Safe Surface.  At naptime and nighttime, babies should always be placed in a safety approved crib, portable style crib, or play yard style crib, covered by a fitted sheet to reduce the risk of SIDS and other sleep-related infant deaths.  Babies who are placed to sleep on soft surfaces such as adult and toddler beds, waterbeds, pillows, cushions, sheepskins, sofas and comforters, are at a higher risk for SIDS and suffocation.

Clear Sleep Space.  Never place anything soft, loose or fluffy in a baby’s sleep area.  This includes pillows, blankets, comforters, pillow-like bumpers, stuffed animals, toys and other soft items.  Studies show that loose bedding and other items placed under or over the baby or in the baby's sleep area could end up covering the baby's face, which could increase the risk of suffocation or strangulation, rebreathing carbon dioxide or air that is low in oxygen and overheating. It is reported that the majority of other sleep-related infant deaths are due to accidental suffocation involving pillows, quilts and loose blankets.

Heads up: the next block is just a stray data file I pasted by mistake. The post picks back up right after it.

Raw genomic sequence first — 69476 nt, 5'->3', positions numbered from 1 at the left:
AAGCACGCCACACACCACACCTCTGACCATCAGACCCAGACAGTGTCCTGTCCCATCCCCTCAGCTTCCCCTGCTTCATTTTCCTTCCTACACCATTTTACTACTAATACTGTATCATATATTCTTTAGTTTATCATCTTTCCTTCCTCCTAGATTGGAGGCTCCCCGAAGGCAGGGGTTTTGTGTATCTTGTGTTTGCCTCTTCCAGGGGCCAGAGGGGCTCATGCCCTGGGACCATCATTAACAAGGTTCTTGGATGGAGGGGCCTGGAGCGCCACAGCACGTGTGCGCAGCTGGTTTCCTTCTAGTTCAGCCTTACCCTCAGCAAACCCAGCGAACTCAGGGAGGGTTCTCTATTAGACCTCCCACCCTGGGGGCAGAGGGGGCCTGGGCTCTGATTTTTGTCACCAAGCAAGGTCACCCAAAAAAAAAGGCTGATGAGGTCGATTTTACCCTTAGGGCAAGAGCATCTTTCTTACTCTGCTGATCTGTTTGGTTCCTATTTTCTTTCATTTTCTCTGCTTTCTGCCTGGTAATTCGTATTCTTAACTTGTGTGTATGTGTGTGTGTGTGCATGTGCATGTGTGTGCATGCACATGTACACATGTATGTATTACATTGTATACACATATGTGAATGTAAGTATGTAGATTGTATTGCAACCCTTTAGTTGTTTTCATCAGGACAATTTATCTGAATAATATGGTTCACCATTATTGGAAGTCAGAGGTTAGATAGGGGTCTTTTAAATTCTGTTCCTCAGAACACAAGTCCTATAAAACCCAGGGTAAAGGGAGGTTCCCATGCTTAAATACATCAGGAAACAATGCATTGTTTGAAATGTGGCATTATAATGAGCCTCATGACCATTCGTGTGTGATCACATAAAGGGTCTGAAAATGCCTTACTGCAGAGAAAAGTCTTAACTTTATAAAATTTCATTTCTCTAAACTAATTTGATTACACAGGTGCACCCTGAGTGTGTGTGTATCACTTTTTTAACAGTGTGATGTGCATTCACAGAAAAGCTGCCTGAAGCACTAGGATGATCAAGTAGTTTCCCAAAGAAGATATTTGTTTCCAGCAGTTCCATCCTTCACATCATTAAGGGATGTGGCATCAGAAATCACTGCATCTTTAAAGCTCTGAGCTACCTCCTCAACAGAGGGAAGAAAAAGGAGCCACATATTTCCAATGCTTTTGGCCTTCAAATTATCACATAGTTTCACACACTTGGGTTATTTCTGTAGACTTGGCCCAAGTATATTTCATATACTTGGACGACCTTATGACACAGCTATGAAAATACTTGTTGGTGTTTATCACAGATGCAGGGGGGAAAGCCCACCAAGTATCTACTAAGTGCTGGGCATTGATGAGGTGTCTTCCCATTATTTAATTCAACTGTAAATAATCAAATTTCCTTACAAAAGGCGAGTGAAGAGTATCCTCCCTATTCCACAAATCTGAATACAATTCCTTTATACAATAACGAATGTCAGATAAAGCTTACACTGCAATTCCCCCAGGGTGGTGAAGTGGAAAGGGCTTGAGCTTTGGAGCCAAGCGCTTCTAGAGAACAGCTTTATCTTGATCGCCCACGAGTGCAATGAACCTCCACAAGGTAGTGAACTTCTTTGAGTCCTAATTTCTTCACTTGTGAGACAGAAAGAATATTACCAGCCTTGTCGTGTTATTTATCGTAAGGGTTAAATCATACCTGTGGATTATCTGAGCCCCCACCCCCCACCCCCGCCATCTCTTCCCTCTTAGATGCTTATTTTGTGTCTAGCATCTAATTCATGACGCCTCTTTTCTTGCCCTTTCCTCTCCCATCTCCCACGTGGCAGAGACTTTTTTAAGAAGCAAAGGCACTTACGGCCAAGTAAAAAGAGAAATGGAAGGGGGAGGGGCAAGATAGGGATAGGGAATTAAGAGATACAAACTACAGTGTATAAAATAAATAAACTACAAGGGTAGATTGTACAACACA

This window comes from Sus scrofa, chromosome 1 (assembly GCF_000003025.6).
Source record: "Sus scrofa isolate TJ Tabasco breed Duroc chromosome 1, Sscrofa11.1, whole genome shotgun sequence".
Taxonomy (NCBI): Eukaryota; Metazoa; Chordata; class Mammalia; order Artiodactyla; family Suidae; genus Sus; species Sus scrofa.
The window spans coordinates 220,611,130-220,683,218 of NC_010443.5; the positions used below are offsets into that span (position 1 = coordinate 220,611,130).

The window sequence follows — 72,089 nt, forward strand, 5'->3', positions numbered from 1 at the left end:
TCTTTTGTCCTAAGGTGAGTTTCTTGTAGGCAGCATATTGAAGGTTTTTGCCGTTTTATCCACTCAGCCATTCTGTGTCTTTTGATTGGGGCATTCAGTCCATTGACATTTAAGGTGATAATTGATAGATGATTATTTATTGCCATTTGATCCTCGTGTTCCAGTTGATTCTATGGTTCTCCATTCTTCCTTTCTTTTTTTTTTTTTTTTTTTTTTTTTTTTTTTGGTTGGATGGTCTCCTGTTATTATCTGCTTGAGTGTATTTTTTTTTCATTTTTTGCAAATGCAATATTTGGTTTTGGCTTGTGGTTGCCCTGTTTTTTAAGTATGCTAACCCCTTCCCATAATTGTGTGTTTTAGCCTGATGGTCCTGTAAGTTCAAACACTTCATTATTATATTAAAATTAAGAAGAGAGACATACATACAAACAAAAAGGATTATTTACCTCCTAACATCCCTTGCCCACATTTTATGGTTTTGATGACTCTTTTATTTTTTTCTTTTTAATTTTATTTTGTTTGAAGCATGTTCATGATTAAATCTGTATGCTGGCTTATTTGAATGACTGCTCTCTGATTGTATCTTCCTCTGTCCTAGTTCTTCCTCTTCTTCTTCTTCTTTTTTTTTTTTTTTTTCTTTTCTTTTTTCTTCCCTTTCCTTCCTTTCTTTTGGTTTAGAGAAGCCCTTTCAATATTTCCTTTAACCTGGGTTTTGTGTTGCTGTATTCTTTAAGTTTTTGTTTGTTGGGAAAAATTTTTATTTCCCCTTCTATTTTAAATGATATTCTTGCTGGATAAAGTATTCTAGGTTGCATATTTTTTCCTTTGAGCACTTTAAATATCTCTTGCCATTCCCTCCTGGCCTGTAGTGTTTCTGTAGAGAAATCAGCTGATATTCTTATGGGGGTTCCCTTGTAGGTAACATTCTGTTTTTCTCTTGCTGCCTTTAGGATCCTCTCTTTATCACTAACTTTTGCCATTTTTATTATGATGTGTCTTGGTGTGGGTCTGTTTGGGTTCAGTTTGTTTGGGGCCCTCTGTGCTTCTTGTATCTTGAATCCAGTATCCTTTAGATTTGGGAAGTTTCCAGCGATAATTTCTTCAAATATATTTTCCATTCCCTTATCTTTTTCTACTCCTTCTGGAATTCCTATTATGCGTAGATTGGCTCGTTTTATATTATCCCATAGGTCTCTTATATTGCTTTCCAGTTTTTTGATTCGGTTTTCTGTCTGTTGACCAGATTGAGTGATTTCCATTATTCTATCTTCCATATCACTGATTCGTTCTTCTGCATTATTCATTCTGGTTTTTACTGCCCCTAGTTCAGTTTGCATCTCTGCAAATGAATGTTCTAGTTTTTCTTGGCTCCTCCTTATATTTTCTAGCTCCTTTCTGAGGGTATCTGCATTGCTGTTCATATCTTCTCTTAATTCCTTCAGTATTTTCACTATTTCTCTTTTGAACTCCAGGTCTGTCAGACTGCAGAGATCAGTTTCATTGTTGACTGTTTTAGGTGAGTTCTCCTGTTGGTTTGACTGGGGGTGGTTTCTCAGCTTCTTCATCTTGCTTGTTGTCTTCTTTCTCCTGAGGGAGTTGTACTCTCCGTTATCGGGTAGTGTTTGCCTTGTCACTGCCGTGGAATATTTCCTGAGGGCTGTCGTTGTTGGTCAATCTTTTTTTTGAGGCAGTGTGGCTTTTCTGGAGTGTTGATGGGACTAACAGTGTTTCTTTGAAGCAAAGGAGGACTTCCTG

Practice Room Sharing.  Falling asleep with a baby on a bed, couch or armchair is extremely dangerous; these babies are at serious risk for accidental suffocation, entrapment, injury and death.  Room share instead by placing your baby in a portable crib or play yard style crib next to your bed.  Research shows that babies who sleep in an adult bed with one or more adults are at a higher risk of SIDS.  Please remember that babies should never sleep in an adult or toddler bed, on a couch, or an armchair alone or with anyone else. 

Avoid overdressing babies. Studies have shown that there is an increased risk of SIDS with overheating.  Researchers postulate that babies who get too warm during sleep might sleep too deeply and be unable to wake themselves up, which could play a role in SIDS.